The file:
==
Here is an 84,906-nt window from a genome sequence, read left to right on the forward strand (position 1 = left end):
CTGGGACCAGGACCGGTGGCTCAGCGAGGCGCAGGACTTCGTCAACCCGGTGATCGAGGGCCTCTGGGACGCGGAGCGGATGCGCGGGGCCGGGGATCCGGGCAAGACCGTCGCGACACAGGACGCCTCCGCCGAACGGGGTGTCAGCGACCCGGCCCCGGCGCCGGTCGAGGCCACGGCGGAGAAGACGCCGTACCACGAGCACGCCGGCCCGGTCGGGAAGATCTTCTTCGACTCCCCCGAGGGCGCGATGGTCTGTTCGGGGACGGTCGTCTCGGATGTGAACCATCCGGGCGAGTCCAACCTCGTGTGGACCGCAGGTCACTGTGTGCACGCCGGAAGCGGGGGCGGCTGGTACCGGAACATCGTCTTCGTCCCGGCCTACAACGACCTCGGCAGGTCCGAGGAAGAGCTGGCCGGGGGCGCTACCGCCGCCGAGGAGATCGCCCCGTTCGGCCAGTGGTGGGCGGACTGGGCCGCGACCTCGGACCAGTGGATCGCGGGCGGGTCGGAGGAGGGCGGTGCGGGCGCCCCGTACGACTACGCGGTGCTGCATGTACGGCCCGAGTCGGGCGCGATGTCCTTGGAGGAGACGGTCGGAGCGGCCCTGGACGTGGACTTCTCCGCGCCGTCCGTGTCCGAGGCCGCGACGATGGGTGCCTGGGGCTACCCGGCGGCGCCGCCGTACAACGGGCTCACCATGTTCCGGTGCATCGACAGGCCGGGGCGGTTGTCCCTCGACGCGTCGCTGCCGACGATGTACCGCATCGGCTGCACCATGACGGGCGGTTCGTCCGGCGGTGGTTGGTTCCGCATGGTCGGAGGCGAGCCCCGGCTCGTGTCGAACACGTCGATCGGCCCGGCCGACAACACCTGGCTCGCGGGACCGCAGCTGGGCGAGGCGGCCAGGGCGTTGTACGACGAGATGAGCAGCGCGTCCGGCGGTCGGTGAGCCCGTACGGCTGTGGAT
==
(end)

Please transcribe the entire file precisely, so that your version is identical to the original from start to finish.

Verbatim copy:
Here is an 84,906-nt window from a genome sequence, read left to right on the forward strand (position 1 = left end):
CTGGGACCAGGACCGGTGGCTCAGCGAGGCGCAGGACTTCGTCAACCCGGTGATCGAGGGCCTCTGGGACGCGGAGCGGATGCGCGGGGCCGGGGATCCGGGCAAGACCGTCGCGACACAGGACGCCTCCGCCGAACGGGGTGTCAGCGACCCGGCCCCGGCGCCGGTCGAGGCCACGGCGGAGAAGACGCCGTACCACGAGCACGCCGGCCCGGTCGGGAAGATCTTCTTCGACTCCCCCGAGGGCGCGATGGTCTGTTCGGGGACGGTCGTCTCGGATGTGAACCATCCGGGCGAGTCCAACCTCGTGTGGACCGCAGGTCACTGTGTGCACGCCGGAAGCGGGGGCGGCTGGTACCGGAACATCGTCTTCGTCCCGGCCTACAACGACCTCGGCAGGTCCGAGGAAGAGCTGGCCGGGGGCGCTACCGCCGCCGAGGAGATCGCCCCGTTCGGCCAGTGGTGGGCGGACTGGGCCGCGACCTCGGACCAGTGGATCGCGGGCGGGTCGGAGGAGGGCGGTGCGGGCGCCCCGTACGACTACGCGGTGCTGCATGTACGGCCCGAGTCGGGCGCGATGTCCTTGGAGGAGACGGTCGGAGCGGCCCTGGACGTGGACTTCTCCGCGCCGTCCGTGTCCGAGGCCGCGACGATGGGTGCCTGGGGCTACCCGGCGGCGCCGCCGTACAACGGGCTCACCATGTTCCGGTGCATCGACAGGCCGGGGCGGTTGTCCCTCGACGCGTCGCTGCCGACGATGTACCGCATCGGCTGCACCATGACGGGCGGTTCGTCCGGCGGTGGTTGGTTCCGCATGGTCGGAGGCGAGCCCCGGCTCGTGTCGAACACGTCGATCGGCCCGGCCGACAACACCTGGCTCGCGGGACCGCAGCTGGGCGAGGCGGCCAGGGCGTTGTACGACGAGATGAGCAGCGCGTCCGGCGGTCGGTGAGCCCGTACGGCTGTGGAT